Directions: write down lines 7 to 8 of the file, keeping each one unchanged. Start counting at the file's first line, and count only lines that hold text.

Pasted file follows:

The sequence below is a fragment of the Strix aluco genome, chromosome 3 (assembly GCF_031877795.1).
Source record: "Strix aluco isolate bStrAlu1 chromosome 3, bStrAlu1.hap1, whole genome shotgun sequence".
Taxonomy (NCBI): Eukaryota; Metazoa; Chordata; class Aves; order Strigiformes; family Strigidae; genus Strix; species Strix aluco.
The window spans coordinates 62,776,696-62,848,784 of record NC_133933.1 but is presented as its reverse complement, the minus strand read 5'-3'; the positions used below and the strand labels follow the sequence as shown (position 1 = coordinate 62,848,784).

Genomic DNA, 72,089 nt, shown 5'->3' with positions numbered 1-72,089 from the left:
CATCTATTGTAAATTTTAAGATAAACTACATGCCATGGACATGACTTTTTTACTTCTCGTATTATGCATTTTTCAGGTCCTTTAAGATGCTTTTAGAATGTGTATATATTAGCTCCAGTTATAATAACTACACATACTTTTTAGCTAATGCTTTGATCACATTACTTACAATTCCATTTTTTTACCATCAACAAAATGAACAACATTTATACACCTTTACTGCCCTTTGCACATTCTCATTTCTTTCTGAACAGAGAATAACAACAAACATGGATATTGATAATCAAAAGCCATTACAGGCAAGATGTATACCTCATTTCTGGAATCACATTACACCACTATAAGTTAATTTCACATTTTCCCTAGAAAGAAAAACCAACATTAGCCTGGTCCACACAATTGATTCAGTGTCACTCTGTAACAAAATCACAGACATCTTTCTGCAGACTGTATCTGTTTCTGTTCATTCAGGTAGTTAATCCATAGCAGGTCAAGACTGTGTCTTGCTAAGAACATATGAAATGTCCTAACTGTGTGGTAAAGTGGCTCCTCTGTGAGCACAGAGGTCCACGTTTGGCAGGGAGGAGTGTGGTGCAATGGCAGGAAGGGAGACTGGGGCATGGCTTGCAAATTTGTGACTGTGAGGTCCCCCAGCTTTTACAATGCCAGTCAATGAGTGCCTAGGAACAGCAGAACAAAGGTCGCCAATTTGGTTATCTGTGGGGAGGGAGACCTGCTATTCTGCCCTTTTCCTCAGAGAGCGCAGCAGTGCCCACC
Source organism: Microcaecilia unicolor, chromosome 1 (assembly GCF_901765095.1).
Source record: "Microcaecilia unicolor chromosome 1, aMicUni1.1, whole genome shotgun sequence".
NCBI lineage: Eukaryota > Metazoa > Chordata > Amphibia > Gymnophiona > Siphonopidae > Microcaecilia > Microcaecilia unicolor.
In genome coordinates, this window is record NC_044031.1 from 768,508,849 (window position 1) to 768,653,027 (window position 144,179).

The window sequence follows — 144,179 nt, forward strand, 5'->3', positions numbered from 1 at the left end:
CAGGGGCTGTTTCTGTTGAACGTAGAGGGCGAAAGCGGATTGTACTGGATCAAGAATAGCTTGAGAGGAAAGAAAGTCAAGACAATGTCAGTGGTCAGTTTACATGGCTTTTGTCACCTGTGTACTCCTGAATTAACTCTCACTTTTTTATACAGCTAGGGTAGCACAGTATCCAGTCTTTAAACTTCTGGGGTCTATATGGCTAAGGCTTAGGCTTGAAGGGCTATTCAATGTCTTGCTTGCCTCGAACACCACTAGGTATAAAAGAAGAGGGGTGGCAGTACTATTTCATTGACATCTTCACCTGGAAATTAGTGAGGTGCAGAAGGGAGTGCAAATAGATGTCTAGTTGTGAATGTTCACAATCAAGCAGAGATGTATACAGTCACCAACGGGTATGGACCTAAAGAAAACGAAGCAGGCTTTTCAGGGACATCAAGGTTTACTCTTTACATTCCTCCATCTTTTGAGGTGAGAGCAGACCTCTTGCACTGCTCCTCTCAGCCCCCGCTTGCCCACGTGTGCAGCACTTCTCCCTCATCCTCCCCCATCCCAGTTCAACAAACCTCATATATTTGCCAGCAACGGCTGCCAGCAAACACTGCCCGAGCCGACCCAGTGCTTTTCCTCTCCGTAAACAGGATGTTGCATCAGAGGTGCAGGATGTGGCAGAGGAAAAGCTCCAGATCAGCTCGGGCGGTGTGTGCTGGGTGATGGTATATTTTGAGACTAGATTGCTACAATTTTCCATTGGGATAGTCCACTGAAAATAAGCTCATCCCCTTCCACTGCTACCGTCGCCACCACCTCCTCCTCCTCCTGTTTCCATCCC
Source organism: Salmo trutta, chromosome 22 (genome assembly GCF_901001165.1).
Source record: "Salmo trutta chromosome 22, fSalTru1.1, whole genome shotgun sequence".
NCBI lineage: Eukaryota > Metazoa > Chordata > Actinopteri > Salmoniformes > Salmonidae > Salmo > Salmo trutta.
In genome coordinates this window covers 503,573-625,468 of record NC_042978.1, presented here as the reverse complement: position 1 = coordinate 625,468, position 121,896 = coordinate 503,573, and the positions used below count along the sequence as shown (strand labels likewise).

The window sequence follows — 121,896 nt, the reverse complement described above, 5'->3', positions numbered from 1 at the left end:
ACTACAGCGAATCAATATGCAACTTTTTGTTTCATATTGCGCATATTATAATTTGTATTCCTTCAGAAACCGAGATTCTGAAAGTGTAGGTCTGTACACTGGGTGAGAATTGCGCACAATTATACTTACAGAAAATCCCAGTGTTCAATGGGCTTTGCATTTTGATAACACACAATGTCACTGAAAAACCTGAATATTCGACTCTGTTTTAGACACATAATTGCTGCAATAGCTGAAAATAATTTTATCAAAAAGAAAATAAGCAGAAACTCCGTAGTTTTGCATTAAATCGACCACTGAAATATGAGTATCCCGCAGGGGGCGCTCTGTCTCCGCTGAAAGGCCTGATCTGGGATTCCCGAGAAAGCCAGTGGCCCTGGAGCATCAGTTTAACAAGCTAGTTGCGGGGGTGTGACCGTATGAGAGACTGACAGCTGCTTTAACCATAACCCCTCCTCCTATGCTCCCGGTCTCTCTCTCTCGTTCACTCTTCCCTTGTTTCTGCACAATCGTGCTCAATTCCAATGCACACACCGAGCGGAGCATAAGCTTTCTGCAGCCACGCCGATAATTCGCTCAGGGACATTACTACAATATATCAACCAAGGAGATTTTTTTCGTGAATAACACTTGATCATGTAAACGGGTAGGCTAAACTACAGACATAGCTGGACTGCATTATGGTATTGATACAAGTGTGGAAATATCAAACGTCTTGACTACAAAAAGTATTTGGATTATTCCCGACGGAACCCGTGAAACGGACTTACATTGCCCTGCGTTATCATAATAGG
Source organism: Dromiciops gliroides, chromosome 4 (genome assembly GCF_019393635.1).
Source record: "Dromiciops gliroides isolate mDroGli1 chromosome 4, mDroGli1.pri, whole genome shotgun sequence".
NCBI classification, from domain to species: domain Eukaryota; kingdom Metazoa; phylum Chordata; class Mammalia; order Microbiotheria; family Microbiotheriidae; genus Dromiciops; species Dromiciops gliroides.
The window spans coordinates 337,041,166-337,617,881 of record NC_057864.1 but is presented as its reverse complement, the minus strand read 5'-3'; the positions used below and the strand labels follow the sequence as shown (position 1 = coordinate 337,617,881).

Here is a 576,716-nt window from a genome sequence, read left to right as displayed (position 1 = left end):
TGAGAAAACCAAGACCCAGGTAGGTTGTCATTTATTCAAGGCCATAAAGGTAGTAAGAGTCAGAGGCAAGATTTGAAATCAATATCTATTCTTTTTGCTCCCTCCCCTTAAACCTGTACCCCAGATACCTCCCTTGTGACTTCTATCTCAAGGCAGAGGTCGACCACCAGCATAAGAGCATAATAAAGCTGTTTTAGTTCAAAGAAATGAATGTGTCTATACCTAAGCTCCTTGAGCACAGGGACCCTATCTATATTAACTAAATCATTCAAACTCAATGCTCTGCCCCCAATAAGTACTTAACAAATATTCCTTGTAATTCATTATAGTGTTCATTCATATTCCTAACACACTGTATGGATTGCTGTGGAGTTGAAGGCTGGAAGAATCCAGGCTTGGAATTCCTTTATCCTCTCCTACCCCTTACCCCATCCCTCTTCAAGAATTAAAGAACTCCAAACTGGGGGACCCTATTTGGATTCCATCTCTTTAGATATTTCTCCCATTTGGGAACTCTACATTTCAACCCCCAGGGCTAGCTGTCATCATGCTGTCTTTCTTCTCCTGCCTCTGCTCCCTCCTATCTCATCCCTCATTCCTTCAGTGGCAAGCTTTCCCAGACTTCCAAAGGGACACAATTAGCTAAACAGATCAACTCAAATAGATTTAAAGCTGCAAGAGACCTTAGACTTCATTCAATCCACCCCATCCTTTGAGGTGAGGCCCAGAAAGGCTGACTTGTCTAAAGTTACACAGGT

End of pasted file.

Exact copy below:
Source organism: Microcaecilia unicolor, chromosome 1 (assembly GCF_901765095.1).
Source record: "Microcaecilia unicolor chromosome 1, aMicUni1.1, whole genome shotgun sequence".